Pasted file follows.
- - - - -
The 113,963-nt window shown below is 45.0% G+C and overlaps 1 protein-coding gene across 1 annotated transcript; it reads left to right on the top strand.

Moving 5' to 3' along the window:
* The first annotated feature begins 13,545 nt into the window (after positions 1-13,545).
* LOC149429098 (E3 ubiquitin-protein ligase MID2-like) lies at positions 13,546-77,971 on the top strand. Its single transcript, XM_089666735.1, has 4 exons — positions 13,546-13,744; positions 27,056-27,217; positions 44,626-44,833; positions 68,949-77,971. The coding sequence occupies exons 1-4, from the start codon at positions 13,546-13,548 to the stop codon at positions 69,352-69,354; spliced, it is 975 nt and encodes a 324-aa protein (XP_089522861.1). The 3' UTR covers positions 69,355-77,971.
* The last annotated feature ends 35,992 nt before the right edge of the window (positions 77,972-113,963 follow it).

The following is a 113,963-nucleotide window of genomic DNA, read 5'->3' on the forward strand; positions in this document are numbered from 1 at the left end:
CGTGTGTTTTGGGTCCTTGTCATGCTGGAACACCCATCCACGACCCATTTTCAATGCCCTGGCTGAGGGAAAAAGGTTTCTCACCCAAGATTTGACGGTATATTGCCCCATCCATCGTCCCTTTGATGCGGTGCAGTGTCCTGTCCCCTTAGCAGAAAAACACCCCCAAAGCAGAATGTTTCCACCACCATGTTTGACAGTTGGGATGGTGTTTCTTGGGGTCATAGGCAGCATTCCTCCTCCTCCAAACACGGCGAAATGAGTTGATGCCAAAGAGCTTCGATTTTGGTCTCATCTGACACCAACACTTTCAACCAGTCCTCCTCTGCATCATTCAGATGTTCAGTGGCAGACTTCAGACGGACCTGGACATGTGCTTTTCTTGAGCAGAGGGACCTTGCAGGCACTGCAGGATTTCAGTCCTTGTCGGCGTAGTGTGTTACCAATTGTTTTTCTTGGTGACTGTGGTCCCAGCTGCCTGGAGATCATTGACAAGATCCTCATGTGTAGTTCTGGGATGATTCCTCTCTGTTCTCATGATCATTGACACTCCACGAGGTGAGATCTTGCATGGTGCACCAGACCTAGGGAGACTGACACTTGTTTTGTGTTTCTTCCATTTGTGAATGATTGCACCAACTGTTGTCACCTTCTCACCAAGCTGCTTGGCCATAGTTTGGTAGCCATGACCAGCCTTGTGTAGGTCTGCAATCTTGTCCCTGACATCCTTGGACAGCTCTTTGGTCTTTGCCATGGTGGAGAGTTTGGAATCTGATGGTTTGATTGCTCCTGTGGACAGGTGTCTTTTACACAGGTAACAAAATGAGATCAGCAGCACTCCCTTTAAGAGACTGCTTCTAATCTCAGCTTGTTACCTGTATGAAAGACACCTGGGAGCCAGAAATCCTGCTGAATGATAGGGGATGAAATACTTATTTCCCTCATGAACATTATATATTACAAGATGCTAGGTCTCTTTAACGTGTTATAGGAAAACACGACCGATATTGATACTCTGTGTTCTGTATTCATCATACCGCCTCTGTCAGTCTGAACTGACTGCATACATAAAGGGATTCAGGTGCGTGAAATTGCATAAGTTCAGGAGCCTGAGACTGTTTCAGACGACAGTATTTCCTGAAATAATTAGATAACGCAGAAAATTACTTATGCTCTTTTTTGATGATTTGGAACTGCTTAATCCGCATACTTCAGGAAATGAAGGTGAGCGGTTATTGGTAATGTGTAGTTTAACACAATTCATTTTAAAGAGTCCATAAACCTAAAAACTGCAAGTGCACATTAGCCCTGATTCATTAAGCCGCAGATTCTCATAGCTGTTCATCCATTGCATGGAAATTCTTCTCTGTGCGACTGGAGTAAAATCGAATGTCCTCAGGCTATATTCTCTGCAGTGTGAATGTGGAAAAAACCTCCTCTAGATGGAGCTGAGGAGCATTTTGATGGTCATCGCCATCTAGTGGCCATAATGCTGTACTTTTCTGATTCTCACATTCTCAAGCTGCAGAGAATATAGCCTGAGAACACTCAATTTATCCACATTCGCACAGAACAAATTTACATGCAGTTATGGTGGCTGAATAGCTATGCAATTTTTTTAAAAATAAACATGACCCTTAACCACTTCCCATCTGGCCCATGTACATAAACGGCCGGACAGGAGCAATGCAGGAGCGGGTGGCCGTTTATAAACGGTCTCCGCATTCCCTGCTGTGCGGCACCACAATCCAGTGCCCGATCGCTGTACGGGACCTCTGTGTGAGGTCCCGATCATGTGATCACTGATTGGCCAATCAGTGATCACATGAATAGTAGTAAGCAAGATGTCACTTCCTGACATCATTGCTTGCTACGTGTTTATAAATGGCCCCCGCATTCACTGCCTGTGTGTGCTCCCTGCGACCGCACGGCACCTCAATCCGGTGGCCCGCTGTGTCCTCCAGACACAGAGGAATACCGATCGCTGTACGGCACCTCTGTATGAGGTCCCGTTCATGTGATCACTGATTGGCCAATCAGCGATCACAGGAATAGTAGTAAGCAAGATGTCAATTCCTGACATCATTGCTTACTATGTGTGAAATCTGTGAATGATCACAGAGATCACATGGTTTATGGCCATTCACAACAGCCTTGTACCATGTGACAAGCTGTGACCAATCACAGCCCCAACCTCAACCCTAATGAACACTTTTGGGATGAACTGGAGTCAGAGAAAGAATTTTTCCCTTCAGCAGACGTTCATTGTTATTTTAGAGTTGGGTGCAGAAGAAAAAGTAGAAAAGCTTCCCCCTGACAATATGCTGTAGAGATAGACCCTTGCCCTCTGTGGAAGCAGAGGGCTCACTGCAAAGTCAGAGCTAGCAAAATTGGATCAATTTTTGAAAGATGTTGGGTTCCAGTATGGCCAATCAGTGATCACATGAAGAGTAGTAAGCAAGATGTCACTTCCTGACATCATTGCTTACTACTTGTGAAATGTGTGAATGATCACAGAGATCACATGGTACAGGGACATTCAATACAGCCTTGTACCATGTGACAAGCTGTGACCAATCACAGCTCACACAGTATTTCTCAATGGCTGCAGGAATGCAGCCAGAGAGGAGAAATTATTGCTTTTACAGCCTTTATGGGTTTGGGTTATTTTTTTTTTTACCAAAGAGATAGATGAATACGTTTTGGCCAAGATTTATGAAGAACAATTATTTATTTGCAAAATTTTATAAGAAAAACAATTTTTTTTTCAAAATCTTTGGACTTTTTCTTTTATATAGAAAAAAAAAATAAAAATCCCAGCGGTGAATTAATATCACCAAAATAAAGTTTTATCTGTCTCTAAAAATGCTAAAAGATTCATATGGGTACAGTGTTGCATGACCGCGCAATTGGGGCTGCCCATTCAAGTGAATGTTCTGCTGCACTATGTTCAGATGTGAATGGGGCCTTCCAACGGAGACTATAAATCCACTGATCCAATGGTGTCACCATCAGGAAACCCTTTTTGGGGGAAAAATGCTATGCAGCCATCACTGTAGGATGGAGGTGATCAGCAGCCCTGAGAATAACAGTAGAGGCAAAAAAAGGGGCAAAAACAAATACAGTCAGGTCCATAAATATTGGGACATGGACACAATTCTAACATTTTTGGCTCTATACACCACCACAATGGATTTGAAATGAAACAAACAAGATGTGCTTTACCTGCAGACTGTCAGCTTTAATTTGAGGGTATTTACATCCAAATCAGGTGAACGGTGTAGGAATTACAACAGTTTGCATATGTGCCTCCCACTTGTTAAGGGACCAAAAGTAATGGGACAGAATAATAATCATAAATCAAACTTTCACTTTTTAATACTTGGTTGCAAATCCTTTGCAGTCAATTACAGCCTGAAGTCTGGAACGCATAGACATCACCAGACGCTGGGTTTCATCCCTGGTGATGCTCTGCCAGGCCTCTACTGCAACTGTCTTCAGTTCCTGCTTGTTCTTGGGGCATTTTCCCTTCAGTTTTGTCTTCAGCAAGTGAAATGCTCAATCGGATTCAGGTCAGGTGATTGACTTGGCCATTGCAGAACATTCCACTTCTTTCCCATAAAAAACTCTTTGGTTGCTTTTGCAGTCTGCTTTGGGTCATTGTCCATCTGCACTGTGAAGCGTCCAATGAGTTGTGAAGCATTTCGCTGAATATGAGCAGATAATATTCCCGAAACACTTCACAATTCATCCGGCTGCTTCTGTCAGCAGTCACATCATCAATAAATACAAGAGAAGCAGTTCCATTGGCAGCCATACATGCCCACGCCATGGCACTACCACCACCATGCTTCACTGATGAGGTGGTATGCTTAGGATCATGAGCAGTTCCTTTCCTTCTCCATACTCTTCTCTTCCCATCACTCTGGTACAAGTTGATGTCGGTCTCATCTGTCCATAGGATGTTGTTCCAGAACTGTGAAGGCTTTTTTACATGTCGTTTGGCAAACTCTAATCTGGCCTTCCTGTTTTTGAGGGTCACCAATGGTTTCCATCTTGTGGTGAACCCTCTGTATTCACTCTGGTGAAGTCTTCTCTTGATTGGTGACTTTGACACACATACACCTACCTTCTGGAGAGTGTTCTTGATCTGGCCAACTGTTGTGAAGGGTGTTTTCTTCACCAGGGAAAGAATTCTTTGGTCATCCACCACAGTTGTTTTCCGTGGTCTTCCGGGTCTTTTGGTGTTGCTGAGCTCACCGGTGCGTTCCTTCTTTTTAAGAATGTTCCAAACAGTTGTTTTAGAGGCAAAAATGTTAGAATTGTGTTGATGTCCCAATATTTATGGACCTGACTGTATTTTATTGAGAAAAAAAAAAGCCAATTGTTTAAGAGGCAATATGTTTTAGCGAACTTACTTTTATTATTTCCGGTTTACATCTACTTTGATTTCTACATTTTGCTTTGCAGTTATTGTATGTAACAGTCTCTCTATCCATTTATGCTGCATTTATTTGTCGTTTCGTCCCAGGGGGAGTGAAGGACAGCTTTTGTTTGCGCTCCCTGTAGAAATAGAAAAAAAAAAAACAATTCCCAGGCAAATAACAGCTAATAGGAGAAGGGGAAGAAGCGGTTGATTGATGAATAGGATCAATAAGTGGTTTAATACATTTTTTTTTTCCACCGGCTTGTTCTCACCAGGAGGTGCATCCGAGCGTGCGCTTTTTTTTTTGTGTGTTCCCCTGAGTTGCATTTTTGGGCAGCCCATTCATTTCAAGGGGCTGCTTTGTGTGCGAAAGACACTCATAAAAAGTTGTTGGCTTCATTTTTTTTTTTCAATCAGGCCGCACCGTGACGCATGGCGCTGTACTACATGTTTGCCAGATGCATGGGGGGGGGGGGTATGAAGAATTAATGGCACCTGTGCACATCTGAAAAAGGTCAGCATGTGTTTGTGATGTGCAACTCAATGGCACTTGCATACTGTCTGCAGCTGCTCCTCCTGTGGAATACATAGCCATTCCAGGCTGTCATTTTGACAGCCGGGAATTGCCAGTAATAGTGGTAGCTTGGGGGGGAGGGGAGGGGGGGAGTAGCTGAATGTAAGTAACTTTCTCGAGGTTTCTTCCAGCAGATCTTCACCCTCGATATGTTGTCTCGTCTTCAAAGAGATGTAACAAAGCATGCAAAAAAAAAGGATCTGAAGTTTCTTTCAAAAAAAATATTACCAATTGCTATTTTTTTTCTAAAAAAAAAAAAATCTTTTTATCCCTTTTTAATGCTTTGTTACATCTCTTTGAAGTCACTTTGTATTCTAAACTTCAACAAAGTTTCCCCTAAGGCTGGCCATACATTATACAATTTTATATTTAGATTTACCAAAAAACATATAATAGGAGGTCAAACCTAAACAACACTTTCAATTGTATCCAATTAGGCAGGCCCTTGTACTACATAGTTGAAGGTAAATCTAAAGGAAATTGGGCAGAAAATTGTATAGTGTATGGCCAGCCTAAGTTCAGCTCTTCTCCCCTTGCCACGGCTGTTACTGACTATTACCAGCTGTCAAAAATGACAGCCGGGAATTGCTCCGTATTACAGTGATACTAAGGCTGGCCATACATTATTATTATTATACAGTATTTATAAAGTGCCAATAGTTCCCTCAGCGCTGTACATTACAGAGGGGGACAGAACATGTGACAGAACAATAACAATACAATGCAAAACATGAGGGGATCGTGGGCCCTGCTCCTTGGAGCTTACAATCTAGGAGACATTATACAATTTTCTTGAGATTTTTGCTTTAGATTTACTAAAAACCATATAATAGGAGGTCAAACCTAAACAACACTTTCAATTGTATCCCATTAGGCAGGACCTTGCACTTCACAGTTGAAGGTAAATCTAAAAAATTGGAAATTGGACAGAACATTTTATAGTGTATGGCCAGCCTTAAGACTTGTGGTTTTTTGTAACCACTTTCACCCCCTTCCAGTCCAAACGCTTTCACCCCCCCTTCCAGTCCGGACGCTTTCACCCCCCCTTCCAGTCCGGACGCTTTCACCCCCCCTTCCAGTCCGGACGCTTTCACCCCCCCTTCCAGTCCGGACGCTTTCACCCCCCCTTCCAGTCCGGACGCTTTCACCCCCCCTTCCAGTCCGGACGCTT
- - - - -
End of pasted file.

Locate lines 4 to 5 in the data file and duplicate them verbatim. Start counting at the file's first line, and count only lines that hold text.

* LOC149429098 (E3 ubiquitin-protein ligase MID2-like) lies at positions 13,546-77,971 on the top strand. Its single transcript, XM_089666735.1, has 4 exons — positions 13,546-13,744; positions 27,056-27,217; positions 44,626-44,833; positions 68,949-77,971. The coding sequence occupies exons 1-4, from the start codon at positions 13,546-13,548 to the stop codon at positions 69,352-69,354; spliced, it is 975 nt and encodes a 324-aa protein (XP_089522861.1). The 3' UTR covers positions 69,355-77,971.
* The last annotated feature ends 35,992 nt before the right edge of the window (positions 77,972-113,963 follow it).